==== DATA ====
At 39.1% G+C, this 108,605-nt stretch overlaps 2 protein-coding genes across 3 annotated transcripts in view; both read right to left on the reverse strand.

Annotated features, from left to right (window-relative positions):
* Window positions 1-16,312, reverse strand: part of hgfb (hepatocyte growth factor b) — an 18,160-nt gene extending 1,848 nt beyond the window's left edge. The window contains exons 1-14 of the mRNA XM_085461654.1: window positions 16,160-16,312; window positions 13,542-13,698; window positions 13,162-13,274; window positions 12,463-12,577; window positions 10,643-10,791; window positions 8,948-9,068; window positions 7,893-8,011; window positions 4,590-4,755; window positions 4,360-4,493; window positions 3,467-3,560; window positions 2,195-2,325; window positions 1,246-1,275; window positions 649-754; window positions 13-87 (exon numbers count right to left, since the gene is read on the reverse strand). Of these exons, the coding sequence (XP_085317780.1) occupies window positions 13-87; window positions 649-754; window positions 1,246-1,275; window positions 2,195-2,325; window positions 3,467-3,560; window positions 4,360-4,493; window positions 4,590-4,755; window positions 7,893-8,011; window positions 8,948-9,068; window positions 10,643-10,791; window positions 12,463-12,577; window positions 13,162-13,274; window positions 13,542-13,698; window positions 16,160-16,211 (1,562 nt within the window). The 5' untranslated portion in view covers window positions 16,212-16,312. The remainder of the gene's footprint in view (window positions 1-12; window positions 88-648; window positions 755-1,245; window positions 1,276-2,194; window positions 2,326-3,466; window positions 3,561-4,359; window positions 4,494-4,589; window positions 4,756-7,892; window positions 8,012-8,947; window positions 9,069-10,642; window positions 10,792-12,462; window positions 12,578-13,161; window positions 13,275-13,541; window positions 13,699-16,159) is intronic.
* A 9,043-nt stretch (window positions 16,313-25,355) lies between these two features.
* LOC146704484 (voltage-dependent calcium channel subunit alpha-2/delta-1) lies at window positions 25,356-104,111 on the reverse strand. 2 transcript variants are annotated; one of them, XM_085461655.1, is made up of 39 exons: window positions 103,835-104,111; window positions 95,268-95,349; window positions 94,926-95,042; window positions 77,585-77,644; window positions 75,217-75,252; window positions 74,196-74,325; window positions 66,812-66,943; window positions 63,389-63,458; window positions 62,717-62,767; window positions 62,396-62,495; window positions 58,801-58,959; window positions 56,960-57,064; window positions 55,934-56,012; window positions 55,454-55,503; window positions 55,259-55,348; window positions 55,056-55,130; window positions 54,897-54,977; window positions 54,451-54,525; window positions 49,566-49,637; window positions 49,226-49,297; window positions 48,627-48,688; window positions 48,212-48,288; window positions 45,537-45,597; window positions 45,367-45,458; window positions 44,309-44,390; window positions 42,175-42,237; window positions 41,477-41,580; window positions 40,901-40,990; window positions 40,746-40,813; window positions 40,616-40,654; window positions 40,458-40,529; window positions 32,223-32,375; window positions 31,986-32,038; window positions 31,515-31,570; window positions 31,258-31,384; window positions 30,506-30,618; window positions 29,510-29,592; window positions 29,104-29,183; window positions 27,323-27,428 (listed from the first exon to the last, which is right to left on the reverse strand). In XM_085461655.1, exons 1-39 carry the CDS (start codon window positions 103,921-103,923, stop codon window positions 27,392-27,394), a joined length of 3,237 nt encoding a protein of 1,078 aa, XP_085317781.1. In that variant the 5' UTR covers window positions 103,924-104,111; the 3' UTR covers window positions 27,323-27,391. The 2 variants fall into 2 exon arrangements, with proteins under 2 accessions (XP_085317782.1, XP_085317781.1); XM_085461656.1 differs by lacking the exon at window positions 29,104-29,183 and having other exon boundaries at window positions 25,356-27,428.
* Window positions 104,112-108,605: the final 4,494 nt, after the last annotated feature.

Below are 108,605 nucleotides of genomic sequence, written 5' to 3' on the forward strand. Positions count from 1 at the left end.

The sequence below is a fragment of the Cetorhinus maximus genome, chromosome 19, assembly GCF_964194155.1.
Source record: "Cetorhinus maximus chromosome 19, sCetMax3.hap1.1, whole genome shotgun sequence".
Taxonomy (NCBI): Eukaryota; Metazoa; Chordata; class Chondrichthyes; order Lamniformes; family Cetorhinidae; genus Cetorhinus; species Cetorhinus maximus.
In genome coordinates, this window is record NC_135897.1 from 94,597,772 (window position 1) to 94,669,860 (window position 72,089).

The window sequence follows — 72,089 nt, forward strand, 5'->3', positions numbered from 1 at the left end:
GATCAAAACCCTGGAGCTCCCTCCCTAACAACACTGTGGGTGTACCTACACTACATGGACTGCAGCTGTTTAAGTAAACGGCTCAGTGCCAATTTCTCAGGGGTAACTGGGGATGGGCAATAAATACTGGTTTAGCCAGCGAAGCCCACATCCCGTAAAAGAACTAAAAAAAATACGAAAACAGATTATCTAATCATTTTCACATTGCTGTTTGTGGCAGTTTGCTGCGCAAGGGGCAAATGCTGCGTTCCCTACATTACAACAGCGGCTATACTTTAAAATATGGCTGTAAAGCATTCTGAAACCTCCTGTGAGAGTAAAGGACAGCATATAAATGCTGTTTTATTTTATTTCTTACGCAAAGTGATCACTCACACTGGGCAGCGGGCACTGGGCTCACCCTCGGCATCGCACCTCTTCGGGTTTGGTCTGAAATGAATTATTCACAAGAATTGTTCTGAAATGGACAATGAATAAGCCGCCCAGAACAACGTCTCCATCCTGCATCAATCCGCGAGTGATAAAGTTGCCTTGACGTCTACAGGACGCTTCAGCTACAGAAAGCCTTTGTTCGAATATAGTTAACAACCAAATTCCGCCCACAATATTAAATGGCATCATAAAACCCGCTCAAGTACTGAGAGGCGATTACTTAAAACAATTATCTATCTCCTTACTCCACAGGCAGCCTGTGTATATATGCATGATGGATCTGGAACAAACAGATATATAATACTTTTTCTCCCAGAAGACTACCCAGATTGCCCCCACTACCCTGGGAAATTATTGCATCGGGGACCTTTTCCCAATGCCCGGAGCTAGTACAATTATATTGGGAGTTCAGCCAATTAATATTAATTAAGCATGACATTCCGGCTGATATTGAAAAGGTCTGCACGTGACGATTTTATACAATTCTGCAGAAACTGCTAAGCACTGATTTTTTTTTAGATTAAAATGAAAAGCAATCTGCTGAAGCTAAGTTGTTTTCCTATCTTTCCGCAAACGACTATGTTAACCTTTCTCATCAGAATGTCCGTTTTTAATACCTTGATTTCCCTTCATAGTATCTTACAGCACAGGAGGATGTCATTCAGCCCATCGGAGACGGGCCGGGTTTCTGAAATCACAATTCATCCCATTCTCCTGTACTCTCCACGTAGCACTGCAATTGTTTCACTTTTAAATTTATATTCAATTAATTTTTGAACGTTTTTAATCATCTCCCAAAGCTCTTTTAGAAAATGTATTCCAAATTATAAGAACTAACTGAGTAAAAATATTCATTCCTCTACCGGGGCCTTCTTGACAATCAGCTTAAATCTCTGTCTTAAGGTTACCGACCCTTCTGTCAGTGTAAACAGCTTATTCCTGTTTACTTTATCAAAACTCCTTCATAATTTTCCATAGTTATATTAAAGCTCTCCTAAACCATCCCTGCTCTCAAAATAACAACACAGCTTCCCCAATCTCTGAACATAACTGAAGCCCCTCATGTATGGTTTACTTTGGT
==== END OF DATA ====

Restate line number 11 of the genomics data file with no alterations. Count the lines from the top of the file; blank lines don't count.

In genome coordinates, this window is record NC_135897.1 from 94,597,772 (window position 1) to 94,669,860 (window position 72,089).